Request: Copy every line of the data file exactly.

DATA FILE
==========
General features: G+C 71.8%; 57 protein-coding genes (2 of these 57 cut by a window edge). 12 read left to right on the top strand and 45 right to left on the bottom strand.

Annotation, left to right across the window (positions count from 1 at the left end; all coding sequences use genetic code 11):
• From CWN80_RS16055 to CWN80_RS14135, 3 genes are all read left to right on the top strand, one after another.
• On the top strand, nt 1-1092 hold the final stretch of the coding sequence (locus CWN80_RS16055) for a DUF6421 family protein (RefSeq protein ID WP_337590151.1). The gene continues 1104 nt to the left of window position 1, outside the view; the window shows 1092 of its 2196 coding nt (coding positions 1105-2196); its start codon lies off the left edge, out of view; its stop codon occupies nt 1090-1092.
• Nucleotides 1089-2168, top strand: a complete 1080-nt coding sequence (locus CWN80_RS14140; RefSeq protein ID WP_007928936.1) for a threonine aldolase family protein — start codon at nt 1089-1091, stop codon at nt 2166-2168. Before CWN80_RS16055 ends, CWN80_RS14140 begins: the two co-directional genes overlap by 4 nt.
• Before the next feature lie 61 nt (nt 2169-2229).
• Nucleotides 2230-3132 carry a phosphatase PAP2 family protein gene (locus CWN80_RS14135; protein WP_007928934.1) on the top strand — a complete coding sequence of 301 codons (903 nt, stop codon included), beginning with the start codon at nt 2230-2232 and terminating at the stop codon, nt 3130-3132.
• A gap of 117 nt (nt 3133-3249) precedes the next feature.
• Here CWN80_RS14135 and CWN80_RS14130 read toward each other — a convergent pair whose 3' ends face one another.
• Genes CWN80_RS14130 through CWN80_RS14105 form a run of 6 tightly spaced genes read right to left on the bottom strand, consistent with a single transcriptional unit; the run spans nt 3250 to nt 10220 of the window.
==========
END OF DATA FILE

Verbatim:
General features: G+C 71.8%; 57 protein-coding genes (2 of these 57 cut by a window edge). 12 read left to right on the top strand and 45 right to left on the bottom strand.

Annotation, left to right across the window (positions count from 1 at the left end; all coding sequences use genetic code 11):
• From CWN80_RS16055 to CWN80_RS14135, 3 genes are all read left to right on the top strand, one after another.
• On the top strand, nt 1-1092 hold the final stretch of the coding sequence (locus CWN80_RS16055) for a DUF6421 family protein (RefSeq protein ID WP_337590151.1). The gene continues 1104 nt to the left of window position 1, outside the view; the window shows 1092 of its 2196 coding nt (coding positions 1105-2196); its start codon lies off the left edge, out of view; its stop codon occupies nt 1090-1092.
• Nucleotides 1089-2168, top strand: a complete 1080-nt coding sequence (locus CWN80_RS14140; RefSeq protein ID WP_007928936.1) for a threonine aldolase family protein — start codon at nt 1089-1091, stop codon at nt 2166-2168. Before CWN80_RS16055 ends, CWN80_RS14140 begins: the two co-directional genes overlap by 4 nt.
• Before the next feature lie 61 nt (nt 2169-2229).
• Nucleotides 2230-3132 carry a phosphatase PAP2 family protein gene (locus CWN80_RS14135; protein WP_007928934.1) on the top strand — a complete coding sequence of 301 codons (903 nt, stop codon included), beginning with the start codon at nt 2230-2232 and terminating at the stop codon, nt 3130-3132.
• A gap of 117 nt (nt 3133-3249) precedes the next feature.
• Here CWN80_RS14135 and CWN80_RS14130 read toward each other — a convergent pair whose 3' ends face one another.
• Genes CWN80_RS14130 through CWN80_RS14105 form a run of 6 tightly spaced genes read right to left on the bottom strand, consistent with a single transcriptional unit; the run spans nt 3250 to nt 10220 of the window.